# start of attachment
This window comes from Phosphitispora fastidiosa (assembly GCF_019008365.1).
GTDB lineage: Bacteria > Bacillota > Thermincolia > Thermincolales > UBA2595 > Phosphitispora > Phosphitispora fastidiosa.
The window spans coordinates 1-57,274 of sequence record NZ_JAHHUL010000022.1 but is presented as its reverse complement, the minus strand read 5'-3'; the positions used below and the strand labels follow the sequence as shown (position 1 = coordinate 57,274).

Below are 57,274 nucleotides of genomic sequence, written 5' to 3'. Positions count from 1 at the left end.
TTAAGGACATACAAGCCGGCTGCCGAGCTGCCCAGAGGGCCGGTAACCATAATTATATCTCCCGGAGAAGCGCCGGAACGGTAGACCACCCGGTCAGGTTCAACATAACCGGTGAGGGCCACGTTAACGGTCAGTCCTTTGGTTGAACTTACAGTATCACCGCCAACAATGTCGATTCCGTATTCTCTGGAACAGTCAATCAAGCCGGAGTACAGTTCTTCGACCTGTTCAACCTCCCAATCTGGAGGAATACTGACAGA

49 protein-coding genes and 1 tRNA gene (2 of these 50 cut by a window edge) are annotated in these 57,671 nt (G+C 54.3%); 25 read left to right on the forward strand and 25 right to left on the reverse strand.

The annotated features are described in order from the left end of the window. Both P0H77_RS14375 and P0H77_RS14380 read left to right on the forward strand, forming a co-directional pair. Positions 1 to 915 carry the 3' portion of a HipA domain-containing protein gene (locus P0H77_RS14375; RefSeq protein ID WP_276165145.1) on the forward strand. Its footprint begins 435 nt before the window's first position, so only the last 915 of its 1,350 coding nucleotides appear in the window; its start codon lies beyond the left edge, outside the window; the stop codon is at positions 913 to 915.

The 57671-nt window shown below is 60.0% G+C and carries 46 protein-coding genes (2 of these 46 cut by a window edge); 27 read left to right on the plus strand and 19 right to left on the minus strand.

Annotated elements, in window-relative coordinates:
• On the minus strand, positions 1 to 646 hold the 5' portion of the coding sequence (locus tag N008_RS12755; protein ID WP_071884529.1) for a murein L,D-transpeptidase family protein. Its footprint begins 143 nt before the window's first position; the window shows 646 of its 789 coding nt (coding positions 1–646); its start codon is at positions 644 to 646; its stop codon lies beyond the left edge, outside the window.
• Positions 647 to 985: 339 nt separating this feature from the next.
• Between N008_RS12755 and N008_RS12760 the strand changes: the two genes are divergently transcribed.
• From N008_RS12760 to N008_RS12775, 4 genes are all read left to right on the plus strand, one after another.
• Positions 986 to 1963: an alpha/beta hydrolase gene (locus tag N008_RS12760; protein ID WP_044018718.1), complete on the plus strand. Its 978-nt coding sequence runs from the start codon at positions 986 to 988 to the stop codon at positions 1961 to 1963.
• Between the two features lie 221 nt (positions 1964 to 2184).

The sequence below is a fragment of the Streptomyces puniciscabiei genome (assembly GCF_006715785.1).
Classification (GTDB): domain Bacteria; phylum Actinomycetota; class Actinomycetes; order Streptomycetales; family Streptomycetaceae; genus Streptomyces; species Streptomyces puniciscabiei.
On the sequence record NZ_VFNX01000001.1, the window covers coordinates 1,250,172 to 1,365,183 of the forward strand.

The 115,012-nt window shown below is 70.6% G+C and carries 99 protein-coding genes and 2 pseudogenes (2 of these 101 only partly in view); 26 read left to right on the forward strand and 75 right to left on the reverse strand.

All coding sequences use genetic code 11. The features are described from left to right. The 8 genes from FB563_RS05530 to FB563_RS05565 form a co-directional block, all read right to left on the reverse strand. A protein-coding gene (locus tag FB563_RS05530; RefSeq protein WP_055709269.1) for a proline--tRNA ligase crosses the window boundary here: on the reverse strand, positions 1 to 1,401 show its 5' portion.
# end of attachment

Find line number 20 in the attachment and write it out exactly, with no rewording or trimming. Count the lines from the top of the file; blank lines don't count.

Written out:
All coding sequences use genetic code 11. The features are described from left to right. The 8 genes from FB563_RS05530 to FB563_RS05565 form a co-directional block, all read right to left on the reverse strand. A protein-coding gene (locus tag FB563_RS05530; RefSeq protein WP_055709269.1) for a proline--tRNA ligase crosses the window boundary here: on the reverse strand, positions 1 to 1,401 show its 5' portion.